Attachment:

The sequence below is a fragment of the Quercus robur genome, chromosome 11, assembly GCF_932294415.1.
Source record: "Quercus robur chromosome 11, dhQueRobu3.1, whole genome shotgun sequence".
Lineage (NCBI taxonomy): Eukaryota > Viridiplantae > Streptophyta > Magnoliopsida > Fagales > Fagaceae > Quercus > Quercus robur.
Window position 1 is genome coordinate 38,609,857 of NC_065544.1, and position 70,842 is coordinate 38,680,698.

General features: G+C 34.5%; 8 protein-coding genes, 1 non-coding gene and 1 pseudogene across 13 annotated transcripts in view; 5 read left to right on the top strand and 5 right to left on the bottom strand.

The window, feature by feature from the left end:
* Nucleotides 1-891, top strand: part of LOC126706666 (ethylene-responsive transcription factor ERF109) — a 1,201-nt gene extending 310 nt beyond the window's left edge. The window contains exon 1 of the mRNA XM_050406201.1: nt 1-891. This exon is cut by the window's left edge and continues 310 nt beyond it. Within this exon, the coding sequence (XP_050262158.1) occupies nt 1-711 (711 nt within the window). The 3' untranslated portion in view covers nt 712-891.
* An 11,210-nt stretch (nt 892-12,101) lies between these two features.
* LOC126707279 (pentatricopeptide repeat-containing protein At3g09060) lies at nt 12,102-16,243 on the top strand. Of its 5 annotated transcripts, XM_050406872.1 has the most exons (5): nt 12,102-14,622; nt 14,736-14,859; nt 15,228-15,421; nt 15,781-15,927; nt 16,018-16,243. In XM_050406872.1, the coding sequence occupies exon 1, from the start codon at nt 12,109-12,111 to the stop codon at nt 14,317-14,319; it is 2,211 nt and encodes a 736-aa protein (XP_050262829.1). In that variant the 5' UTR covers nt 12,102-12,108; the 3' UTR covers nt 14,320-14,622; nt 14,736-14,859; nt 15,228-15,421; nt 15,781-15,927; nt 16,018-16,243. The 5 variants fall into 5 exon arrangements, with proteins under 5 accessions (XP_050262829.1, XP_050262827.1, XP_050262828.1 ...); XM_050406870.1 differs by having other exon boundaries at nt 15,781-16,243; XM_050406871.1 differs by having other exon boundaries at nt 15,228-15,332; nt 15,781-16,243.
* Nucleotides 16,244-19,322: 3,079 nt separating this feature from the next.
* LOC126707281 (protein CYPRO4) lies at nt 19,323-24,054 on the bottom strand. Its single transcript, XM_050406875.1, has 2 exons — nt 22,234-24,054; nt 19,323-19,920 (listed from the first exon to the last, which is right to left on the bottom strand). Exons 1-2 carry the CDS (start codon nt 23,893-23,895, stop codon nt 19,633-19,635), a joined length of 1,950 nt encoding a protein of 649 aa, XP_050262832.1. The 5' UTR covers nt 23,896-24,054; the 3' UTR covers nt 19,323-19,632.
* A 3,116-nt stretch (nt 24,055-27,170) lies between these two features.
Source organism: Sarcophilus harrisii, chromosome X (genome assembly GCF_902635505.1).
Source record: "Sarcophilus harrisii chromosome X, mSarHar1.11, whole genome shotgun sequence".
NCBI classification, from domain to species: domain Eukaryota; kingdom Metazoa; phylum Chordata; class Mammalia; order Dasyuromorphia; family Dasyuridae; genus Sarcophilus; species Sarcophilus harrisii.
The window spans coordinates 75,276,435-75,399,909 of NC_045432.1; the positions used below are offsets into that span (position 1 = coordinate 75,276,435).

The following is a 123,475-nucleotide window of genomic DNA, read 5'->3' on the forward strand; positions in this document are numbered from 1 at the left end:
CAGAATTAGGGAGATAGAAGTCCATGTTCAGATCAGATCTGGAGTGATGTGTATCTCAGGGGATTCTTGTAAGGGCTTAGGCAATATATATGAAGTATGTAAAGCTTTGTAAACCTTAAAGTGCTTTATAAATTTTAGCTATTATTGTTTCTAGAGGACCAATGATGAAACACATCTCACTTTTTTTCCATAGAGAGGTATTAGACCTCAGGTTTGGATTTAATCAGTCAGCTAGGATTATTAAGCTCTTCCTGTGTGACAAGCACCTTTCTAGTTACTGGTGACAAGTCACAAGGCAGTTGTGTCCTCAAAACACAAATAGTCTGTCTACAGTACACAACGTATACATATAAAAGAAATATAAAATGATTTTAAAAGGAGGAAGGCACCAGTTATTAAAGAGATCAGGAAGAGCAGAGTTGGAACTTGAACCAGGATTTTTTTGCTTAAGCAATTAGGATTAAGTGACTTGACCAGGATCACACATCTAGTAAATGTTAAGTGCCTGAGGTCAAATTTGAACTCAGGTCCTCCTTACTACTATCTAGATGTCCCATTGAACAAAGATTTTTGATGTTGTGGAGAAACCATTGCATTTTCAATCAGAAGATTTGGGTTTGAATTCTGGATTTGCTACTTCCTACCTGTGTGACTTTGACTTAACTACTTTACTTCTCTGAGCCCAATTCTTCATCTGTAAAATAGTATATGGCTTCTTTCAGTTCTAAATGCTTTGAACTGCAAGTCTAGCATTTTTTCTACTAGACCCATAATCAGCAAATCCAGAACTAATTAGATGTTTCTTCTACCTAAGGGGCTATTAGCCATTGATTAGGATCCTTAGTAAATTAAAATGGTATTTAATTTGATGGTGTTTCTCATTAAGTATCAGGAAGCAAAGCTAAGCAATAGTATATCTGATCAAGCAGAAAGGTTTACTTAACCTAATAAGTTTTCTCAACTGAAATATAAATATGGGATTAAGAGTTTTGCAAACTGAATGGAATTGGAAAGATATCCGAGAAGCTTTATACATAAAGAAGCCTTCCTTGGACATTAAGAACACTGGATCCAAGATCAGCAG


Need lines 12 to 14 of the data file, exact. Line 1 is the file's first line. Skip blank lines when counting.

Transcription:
* A 3,116-nt stretch (nt 24,055-27,170) lies between these two features.
Source organism: Sarcophilus harrisii, chromosome X (genome assembly GCF_902635505.1).
Source record: "Sarcophilus harrisii chromosome X, mSarHar1.11, whole genome shotgun sequence".